Tag Archives: close

The Best Time to Increase the Average Value of a Sale

You can simply and easily increase the average value of your sales by cross selling and up selling.

When you increase the average value of a sale you generate more revenues in less time.  You’re happy, your boss is happy and your client is happy. Regardless of whether your sale is complex or simple, all it takes is a little bit of finesse and timing.

The Complex Sale Timing

For more complex sales (i.e., a sale that has a higher ticket price, a somewhat longer sales cycle and perhaps a number of decision makers) the absolute best time to up sell or cross sell is about half way through the first sale. Typically, complex sales take a while to implement.  Midway through the implementation (and provided it is appropriate to the clients’ needs) is when you should make your recommendation and suggestion; not at the completion of the first sale.

You ask at this point because your client is typically very receptive to any suggestion you might have for four compelling reasons:

  • The client is appreciative and grateful for your effort and work
  • The client trusts you because you have ‘delivered’ on your word
  • The client knows you and is comfortable with you
  • The client is ‘aglow’ with satisfaction i.e., happy because there has been nothing to sully the purchase

Assuming your first sale is progressing well your client, at the very least, will listen attentively and seriously consider your recommendation. You don’t have to worry about rapport building and dealing with hidden agendas or competitive inroads. Now is the time to make your next sale.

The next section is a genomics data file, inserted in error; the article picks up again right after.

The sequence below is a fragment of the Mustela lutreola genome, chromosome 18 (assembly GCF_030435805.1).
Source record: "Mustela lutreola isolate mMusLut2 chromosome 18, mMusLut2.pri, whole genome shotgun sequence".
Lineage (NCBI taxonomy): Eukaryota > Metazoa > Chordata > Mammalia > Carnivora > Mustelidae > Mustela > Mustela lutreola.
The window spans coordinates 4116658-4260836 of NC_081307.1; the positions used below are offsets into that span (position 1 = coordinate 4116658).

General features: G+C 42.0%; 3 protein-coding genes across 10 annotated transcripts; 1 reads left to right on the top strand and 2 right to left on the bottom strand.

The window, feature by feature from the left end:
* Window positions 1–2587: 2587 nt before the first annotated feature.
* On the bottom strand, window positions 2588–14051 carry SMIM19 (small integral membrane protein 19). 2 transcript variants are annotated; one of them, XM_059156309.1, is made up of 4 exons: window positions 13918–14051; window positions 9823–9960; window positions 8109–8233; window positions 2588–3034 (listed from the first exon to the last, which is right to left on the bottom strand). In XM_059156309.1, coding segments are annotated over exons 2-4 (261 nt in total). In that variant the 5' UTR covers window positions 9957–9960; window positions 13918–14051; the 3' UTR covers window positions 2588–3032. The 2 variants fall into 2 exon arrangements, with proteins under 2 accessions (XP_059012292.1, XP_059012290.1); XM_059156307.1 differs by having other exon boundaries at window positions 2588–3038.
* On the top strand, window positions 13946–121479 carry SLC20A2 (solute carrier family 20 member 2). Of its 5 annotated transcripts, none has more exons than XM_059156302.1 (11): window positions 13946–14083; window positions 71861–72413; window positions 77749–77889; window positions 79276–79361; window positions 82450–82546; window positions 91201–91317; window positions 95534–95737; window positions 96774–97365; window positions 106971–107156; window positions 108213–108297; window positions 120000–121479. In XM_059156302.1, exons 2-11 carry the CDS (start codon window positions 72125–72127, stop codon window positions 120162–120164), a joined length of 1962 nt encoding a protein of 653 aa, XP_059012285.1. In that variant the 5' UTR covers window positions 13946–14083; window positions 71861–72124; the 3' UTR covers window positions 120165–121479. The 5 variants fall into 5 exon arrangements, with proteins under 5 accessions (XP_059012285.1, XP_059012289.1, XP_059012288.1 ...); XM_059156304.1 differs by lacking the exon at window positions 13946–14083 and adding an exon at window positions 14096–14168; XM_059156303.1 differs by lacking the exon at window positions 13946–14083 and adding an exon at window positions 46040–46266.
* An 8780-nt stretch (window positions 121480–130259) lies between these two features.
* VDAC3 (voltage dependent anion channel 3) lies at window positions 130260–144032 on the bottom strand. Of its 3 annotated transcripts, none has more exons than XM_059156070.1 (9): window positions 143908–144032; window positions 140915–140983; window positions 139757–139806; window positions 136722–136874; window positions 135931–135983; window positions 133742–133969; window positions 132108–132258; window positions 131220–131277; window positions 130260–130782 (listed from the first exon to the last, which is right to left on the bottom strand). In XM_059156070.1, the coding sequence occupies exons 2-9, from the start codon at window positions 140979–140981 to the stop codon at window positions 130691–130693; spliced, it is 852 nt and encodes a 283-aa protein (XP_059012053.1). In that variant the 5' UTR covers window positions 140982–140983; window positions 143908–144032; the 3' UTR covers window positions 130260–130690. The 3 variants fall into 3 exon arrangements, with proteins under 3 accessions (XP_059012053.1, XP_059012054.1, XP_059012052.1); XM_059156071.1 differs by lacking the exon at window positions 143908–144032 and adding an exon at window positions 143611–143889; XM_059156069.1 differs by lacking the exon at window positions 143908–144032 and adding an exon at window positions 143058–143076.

The Simple Sale Timing

For a simple sale (i.e., a routine, transactional purchase, usually a lower priced item that typically does not require a lot of thought and typically has a single decision maker) the best time to up sell or cross sell is literally seconds after  the client says ‘yes’ to your close.

Clients are receptive to your offer at this stage because the ‘major’ decision to buy has already been made. In effect, the wallet is open and the client is more receptive to any suggestions you might have.  It is psychologically easier to spend and the buyer tends to be a little more impulsive. Provided your offer is relevant and provided it is reasonably priced (no more that 25% of the value of the original sale), you stand about a one in five chance of succeeding.  Good odds.


Be alert to cross selling or up selling opportunities. Be sensitive to the timing and present an appropriate offer.  Then watch the average value of your sale begin to increase.

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The ABCs of Tele-Sales – 26 Powerful Tips for Tele-Sales Success

A is for “ask for the sale” or “advance the sale. Don’t leave a call lingering by NOT asking for the order.  Close it, for Pete’s sake.  Or if you have a longer sales cycle “advance” it by asking the client for some sort of action (accept a proposal, quote, attend a webinar etc.) and then getting a commitment for follow up DATE and Time.  Go here for more information (http://www.telesalesmaster.com/category/closing-and-advancing-the-sales/ )

B is for “body language.” In tele-sales there is no body language. The tone of your voice accounts for about 85% of your message. This means you must deliver your message with conviction.  People are more convinced by the depth of that conviction than the height of your logic. (Go here for more information:  http://www.telesalesmaster.com/892/uncategorized/)

C is for cross sell. Increase the average value of a sale on 20% of your orders by as much as 25% by offering a related item at the end of every call, when appropriate.  You’ll not only educate your customer you’ll put more change in your pocket.  (Go here for more information http://www.telesalesmaster.com/946/add-on-selling/)